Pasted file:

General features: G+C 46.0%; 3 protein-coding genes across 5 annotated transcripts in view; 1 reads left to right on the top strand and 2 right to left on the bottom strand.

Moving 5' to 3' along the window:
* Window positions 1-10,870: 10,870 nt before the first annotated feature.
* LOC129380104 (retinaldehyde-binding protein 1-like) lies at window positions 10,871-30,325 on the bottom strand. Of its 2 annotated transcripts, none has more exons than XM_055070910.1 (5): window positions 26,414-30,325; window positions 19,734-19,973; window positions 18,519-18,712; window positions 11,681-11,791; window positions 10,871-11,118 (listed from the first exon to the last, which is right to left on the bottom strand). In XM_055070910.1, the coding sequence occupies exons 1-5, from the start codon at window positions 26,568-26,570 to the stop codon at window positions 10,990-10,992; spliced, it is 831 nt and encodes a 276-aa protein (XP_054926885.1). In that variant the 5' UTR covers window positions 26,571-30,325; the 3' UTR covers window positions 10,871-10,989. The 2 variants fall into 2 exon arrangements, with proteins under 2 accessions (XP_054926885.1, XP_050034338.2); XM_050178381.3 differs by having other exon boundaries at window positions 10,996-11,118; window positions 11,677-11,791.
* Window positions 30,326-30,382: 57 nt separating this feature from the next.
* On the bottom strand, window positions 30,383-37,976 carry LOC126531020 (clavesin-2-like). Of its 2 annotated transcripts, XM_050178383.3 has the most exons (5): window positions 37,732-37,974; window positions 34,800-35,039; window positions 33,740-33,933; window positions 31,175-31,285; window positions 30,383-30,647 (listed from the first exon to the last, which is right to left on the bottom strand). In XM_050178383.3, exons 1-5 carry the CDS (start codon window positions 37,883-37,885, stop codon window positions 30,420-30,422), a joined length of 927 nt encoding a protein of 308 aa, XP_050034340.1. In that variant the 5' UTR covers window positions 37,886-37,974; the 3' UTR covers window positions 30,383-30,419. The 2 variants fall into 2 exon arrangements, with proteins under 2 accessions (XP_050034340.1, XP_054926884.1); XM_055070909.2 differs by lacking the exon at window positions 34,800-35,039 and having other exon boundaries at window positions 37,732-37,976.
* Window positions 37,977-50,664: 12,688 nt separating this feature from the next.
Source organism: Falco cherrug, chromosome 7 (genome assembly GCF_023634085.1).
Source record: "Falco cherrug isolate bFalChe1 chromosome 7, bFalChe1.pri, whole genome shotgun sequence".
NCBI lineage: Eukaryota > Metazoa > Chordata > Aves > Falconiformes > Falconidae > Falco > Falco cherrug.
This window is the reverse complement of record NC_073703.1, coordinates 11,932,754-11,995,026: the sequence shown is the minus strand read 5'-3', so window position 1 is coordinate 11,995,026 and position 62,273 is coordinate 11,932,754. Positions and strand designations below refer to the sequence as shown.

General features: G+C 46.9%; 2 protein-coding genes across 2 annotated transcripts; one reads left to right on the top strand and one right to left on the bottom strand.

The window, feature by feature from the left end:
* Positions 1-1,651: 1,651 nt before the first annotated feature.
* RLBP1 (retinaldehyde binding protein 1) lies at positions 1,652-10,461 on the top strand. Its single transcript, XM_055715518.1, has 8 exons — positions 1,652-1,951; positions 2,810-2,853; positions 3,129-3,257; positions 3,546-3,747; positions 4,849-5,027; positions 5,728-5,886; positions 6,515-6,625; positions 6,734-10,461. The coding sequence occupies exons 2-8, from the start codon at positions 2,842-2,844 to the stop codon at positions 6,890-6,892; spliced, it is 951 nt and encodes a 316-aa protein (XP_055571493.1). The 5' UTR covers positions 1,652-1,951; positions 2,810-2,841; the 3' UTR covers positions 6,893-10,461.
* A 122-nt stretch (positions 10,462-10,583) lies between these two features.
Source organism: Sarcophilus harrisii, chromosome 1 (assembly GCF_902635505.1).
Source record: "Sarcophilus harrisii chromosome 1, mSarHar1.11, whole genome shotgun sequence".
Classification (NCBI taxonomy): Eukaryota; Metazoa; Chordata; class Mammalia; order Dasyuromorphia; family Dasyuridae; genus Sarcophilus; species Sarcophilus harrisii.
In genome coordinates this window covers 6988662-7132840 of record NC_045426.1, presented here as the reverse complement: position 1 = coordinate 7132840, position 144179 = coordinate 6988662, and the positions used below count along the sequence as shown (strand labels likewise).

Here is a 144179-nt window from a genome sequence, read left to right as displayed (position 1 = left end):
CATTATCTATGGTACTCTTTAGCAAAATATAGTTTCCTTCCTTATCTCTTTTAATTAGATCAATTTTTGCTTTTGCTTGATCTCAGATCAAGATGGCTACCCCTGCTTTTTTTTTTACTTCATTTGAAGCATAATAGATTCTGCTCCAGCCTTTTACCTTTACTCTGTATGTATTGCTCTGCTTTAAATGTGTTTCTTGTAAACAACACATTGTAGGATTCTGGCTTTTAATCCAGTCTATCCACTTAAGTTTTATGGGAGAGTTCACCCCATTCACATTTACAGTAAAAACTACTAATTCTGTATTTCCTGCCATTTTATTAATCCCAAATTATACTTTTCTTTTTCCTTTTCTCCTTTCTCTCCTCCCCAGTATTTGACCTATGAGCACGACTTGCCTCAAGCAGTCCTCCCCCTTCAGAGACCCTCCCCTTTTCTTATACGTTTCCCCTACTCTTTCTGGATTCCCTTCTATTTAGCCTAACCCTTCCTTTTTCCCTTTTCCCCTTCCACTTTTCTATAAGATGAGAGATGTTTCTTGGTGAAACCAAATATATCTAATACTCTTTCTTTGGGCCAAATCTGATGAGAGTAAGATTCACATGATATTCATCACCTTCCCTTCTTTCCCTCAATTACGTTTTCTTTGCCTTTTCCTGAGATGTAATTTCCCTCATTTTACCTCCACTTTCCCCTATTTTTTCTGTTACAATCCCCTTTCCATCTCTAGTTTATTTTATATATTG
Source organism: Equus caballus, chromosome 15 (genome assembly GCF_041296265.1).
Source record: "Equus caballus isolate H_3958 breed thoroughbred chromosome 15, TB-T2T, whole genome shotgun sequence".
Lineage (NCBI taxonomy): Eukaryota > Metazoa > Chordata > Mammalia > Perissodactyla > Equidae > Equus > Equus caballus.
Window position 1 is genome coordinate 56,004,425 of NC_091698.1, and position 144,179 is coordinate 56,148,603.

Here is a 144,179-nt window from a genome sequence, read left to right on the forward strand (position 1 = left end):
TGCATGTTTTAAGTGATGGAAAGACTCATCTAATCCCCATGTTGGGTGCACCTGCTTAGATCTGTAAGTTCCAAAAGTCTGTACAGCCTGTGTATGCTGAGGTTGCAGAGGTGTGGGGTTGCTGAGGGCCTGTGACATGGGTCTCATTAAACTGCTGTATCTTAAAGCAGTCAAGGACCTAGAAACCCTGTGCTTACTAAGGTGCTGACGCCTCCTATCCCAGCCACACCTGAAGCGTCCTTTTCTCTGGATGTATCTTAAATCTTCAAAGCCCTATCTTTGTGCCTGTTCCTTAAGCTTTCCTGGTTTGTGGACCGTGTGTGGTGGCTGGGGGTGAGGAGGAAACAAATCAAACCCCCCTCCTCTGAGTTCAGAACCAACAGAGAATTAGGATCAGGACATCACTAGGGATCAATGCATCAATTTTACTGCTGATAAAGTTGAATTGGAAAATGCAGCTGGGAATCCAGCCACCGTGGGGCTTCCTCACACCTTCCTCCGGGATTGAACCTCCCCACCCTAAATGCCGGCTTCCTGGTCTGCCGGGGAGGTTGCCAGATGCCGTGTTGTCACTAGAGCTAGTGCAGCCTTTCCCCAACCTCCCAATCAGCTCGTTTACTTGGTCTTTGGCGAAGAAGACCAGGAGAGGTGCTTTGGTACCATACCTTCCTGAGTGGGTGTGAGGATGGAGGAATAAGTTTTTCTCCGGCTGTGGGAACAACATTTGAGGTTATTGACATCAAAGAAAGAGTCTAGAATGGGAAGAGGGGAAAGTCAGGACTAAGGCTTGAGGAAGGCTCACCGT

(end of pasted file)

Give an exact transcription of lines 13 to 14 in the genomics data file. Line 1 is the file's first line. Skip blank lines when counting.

The window, feature by feature from the left end:
* Positions 1-1,651: 1,651 nt before the first annotated feature.